Trimaran Triple Threat thrives in extreme conditions during annual Miles River Race – Capital Gazette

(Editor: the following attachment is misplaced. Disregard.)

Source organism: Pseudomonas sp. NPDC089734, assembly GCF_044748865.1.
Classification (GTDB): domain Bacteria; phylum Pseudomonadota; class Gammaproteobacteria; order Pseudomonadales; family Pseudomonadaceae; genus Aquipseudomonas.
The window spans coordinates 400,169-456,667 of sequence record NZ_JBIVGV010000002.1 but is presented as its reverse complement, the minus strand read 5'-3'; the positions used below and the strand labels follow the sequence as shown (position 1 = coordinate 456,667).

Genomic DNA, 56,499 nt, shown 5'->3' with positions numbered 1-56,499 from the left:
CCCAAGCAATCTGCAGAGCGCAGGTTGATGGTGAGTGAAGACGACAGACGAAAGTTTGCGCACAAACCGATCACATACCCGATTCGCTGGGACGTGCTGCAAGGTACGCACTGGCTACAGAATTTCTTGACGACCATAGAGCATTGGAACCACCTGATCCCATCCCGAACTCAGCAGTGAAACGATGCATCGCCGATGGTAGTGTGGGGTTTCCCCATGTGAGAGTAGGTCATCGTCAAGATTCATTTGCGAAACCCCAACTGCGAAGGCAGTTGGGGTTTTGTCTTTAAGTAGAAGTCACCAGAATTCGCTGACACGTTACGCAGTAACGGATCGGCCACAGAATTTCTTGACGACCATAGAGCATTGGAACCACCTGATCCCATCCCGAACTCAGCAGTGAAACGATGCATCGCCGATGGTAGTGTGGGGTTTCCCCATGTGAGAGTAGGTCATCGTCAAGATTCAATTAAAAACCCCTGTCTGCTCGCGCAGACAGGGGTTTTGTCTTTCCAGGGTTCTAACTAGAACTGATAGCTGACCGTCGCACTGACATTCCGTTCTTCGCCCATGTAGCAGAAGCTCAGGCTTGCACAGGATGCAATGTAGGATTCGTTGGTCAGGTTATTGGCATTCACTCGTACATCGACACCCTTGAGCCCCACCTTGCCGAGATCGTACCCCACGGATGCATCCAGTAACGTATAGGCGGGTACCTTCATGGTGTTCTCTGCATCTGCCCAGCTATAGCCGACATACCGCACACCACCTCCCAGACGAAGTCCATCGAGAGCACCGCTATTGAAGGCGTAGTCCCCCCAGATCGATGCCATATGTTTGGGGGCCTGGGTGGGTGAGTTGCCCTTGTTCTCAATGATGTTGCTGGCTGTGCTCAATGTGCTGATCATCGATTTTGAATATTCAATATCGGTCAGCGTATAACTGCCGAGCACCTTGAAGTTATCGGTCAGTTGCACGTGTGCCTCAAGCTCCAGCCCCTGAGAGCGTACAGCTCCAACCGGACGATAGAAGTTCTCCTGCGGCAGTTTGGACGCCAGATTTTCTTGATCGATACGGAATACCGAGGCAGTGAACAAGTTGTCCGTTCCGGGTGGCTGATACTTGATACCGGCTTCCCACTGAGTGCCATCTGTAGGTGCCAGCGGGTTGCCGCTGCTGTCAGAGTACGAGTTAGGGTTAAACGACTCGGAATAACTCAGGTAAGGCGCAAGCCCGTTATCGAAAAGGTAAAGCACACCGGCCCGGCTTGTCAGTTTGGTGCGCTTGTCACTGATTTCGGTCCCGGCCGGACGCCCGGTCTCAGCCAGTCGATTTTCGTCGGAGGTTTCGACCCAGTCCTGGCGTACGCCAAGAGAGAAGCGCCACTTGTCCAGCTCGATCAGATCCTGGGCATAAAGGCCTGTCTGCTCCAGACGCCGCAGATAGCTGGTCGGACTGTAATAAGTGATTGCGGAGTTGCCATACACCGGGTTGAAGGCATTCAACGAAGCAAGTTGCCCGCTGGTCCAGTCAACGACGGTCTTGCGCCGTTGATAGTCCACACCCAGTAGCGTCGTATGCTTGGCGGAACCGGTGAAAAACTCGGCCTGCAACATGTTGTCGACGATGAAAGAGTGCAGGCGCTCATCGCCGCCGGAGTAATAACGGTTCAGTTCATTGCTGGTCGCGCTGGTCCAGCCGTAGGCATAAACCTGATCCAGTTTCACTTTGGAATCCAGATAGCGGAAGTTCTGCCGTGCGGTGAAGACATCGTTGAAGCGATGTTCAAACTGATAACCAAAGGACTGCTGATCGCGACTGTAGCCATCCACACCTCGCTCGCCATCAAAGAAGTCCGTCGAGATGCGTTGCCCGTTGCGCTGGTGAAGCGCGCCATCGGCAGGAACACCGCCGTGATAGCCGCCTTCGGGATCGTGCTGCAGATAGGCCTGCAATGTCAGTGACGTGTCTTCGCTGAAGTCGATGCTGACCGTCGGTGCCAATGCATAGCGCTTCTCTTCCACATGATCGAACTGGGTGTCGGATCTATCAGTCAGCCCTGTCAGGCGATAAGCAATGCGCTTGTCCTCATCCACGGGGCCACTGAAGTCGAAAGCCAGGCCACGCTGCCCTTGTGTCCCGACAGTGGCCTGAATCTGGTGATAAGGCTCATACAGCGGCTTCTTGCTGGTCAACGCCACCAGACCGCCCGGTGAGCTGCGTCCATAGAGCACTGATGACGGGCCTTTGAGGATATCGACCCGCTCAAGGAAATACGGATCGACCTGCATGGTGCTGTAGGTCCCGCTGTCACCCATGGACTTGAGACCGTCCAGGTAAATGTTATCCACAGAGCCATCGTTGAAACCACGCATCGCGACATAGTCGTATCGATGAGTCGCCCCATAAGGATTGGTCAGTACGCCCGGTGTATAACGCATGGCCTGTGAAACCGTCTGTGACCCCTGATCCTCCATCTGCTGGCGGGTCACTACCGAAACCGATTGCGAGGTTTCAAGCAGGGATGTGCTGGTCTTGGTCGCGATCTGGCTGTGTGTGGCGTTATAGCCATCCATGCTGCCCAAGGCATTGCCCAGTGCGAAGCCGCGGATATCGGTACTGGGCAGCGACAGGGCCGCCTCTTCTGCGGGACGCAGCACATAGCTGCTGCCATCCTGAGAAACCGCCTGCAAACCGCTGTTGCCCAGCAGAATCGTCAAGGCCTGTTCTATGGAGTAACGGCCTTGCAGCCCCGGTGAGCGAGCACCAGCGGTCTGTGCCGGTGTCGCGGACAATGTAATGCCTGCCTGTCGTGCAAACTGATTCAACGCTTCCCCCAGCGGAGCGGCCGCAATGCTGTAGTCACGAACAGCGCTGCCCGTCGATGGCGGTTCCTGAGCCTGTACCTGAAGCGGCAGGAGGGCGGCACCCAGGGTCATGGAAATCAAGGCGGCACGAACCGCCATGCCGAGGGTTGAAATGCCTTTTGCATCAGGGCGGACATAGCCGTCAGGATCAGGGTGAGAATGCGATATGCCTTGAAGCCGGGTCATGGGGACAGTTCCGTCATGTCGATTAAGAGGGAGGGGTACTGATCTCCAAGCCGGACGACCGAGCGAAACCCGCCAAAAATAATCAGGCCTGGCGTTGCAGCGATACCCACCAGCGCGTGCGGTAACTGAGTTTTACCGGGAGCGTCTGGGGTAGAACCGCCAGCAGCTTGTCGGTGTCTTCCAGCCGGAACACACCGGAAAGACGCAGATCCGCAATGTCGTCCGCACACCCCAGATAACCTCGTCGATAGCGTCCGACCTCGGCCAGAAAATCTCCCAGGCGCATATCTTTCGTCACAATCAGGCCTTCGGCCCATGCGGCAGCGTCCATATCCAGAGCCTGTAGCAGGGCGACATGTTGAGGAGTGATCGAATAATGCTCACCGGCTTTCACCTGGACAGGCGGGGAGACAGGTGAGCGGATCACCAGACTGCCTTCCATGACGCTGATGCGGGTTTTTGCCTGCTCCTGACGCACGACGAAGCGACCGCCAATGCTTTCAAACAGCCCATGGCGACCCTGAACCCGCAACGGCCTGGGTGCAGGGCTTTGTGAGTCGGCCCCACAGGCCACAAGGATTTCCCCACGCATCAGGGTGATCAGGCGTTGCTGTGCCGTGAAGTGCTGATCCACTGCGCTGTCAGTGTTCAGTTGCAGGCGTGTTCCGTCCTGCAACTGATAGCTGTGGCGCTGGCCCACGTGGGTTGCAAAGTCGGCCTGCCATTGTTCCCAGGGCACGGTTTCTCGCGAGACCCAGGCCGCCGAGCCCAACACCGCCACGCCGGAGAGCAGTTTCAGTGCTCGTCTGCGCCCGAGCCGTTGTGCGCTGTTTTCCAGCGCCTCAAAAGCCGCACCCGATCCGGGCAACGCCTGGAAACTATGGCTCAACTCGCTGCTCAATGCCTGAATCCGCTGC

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Capital Gazette | Jun 06, 2021 at 1: 42 PM Thank you for supporting our journalism. This article is available exclusively for our subscribers, who help fund our work at The Capital Gazette. Triple Threat, a Corsair 43 trimaran skippered by Timothy Lyons, maintained speeds of 15 to 20 knots the entire way in capturing line honors for the Miles River Race on May 29. (Willy Keyworth) Tim Lyons has done a lot of blue water sailing over the years. The Annapolis resident has raced his Corsair 43 trimaran in heavy air and rough seas many times. So, it was somewhat startling for Lyons to describe the conditions for the Miles River Race on May 29 as some of the worst he’s ever encountered on the Chesapeake Bay. “This boat spends lots of time racing and cruising offshore in extreme conditions, but these were the toughest sustained conditions we have raced under in the bay,” he said. Lyons and his crew of five handled every challenge thrown their way and were rewarded with line honors for annual race that starts off Annapolis and finishes in St. Michael’s. Triple Threat crossed the line in 3 hours, 4 minutes after a rough trip down the Chesapeake Bay and up Eastern Bay into the Miles River. “It was a very wet, wild, exciting ride, but very stressful for me as owner,” Lyons said. “All of our hard work and the ability of the crew and boat prevailed over the extreme conditions.” Kent Bartlett served as tactician and navigator aboard Triple Threat, one of only two multihulls that elected to compete in the race. Max Kurland (headsails) and Ed Schut (mainsail) were the trimmers, while Joe Ament and Scott Hayes teamed to work the foredeck. “The crew performed flawlessly, and I was fortunate to have the right guys for the task at hand,” Lyons said. “Kent put us at the right place on the course throughout the race.” Boats arriving at the rendezvous location were greeted by heavy rain and 20-25 knot northeasterly winds with the forecast calling for the pressure to increase later in the day. A large contingent of boats elected to withdraw, including most of the multihulls that had entered. Layne was ready to head back to his dock on the Severn River when Flipper, a Gougeon 32 owned by John Wayshner, arrived at the start line. With another multihull to compete against, Triple Threat stayed out. Triple Threat and Flipper were the last starters of the day and Layne watched the boats out on the course struggling to carry spinnakers. He made the wise decision to sail the downwind leg to the turning mark (R84) off Bloody Point using a Code Zero headsail. “It’s smaller and much easier to handle, plus it simplified things because it’s on a roller furler and we would not need to worry about dropping it,” he explained. “The Code Zero also allowed us to sail hotter angles than the boats under spinnaker.” The Code Zero also provided plenty of sail area as Triple Threat maintained 15 to 20 knots of speed throughout the fast trip down the bay. As predicted, the wind increased to 30-35 knots and was funneling in the face of the fleet as it sailed into Eastern Bay. Triple Threat was still doing 15 knots even upwind and crossed almost all the monohulls after a couple tacks upwind. Seabiscuit, a Farr 30 skippered by Annapolis resident Kevin McNeil, was way out in front of the other monohulls but could not hold off Triple Threat, which took the lead right before rounding the mark into the Miles River. “It was scary at times because the boat was extremely loaded up and driving hard to weather. We had the leeward hull completely buried,” Lyons said. “It was quite a relief for all of us to bear away in the Miles River for the short distance to the finish.” It was grueling and miserable as the cold rain never let up the entire day but the Triple Threat crew felt a sense of satisfaction after pulling into the Miles River. “These conditions are what the boat wants. The more powered, up the better,” Lyons said. “It’s not often here locally we get to push the boat to it limits and sail her as she is designed.” Seabiscuit also sailed a terrific race and was easily the elapsed time winner among monohulls, placing first in PHRF A0/A1 as well. A total of 21 boats finished the race and that included one boat each in the Chesapeake Racer-Cruiser Association classes in Nomad (Cruiser, Seth Winnick) and Revolution (Non-Spinnaker, Doug Ellmore). Other winners were Buxton (J/24, Peter Rich), Bat IV (J/105, Andrew Kennedy), Monkey Dust (PHRF A2, Craig & Dotty Saunders) and Flipper (Multihull B). Buxton, Peter Rich, Severn Sailing Association USA 2575, Peter Kassal, Eastport Yacht Club Rush Hour, Kelly FitzGerald, SSA Bat IV, Andrew Kennedy, Annapolis Yacht Club Smoke-n-Oakum, Dave & Beth Scheidt, AYC Mayhem, Doug & Amy Stryker, EYC Monkey Dust, Craig & Dotty Saunders, AYC, 3: 52: 11 Hornet, John Loe, AYC, 3: 53: 16 Cookie Monster, Steve Hale, EYC, 3: 56: 15. Seabiscuit, Kevin McNeil, AYC, 2: 35: 06 SqueeZeplay, Gregg Brinegar, New York Yacht Club, 2: 58: 31 Stylo, Wiley Stagg, 2: 59: 52 Triple Threat, Timothy Lyons, Chesapeake Multihull Association, 2: 52: 26 Flipper, John Wayshner, CMA, 4: 24: 36 CRCA-ORR-Cruiser (1 boat) Nomad, Seth Winnick, Chesapeake Racer-Cruiser Association, 3: 38: 17 CRCA-ORR-Non-Spinnaker (1 boat) Revolution, Doug Ellmore, Herrington Harbor Sailing Association, 3: 19: 31 Recommended on Capital Gazette
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